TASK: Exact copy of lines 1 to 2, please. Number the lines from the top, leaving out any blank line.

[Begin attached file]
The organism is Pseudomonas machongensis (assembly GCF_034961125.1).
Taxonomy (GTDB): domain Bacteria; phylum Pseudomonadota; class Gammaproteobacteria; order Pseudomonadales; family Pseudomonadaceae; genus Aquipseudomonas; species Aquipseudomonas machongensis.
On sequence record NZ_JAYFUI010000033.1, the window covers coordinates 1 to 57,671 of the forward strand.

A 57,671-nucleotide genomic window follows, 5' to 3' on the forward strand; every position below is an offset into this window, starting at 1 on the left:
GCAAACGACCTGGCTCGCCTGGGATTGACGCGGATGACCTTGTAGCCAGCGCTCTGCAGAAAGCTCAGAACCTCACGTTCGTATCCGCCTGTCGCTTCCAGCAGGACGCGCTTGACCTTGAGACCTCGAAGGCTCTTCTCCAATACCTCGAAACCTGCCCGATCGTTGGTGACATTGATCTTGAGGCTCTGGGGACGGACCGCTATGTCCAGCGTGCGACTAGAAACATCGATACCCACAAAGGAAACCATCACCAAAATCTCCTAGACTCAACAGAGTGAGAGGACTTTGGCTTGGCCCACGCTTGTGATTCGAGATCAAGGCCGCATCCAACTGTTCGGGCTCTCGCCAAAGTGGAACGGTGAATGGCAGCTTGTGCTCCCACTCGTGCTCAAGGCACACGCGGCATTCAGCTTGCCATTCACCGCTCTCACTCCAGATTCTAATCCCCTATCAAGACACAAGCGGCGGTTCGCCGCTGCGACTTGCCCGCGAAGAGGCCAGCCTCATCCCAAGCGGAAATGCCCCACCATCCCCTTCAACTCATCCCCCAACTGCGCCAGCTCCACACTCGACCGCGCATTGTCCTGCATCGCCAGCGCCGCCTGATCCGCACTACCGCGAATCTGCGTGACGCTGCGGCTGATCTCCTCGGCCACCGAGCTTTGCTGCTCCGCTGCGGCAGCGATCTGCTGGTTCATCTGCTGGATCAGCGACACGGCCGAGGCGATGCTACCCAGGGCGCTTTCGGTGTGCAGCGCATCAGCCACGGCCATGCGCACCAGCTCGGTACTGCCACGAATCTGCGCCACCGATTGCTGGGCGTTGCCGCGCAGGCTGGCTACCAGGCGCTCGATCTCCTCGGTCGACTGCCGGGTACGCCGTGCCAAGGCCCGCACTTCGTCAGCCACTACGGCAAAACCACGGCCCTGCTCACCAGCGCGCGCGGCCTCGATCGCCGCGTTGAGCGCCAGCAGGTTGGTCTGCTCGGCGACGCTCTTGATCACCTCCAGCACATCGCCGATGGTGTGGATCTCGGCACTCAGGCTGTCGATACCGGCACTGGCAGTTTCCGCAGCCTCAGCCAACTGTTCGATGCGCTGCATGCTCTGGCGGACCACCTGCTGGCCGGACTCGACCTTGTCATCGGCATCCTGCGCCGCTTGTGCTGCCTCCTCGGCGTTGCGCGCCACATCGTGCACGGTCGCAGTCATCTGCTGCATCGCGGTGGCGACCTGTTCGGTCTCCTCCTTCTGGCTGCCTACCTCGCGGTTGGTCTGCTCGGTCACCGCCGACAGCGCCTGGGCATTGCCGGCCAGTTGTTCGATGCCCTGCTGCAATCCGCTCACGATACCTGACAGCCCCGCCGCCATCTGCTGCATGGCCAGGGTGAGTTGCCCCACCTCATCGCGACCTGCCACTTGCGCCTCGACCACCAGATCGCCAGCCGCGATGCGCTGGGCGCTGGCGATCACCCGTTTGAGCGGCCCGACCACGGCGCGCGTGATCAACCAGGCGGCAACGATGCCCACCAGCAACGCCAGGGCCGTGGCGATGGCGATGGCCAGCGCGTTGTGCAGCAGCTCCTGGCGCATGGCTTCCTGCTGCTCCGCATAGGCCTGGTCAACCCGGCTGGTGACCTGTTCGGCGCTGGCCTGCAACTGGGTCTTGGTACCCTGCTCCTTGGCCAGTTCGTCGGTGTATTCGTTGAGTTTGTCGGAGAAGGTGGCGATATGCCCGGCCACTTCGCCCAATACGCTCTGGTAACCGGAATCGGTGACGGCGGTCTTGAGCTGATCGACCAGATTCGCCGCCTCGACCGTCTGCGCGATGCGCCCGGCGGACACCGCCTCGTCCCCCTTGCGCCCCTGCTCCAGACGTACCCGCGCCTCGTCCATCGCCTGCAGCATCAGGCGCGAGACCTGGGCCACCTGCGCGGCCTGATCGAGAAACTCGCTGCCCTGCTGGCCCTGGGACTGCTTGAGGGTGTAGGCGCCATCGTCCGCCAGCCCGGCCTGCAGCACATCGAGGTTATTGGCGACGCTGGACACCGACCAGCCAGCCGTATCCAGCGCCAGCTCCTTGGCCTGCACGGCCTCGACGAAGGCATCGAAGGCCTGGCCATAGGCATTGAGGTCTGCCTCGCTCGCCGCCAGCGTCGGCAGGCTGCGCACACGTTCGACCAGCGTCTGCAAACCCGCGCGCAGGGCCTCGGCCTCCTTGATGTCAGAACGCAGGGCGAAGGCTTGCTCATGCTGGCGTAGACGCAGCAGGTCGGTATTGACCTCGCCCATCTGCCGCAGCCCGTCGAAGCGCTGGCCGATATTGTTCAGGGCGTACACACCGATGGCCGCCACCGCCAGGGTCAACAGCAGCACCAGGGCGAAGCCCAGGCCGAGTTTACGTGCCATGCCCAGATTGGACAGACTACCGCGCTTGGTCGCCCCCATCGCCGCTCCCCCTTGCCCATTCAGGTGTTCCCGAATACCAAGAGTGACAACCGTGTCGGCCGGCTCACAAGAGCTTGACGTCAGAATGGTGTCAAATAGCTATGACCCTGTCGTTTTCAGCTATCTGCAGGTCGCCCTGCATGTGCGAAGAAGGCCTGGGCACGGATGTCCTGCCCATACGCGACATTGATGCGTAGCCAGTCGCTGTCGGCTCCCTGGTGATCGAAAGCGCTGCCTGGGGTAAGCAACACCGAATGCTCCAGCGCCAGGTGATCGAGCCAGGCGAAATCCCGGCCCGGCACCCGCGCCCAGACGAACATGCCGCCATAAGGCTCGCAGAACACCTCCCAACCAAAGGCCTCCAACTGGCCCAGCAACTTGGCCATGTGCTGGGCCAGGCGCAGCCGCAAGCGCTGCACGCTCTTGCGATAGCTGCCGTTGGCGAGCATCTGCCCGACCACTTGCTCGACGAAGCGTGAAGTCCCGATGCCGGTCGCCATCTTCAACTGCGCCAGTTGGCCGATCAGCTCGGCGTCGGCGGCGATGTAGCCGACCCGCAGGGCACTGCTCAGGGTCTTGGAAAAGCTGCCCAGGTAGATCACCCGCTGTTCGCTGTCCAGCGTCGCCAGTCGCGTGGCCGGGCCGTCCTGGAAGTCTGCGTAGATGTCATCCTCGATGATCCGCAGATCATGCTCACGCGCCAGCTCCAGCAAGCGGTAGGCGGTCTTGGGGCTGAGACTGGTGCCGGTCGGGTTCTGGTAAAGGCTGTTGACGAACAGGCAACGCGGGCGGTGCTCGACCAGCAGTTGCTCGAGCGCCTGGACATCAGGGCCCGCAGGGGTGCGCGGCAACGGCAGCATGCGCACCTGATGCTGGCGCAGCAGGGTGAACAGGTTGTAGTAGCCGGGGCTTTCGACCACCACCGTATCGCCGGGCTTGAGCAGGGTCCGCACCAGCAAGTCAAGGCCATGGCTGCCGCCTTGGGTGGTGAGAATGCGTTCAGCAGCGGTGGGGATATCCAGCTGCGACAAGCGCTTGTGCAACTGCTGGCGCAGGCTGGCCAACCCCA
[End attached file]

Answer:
The organism is Pseudomonas machongensis (assembly GCF_034961125.1).
Taxonomy (GTDB): domain Bacteria; phylum Pseudomonadota; class Gammaproteobacteria; order Pseudomonadales; family Pseudomonadaceae; genus Aquipseudomonas; species Aquipseudomonas machongensis.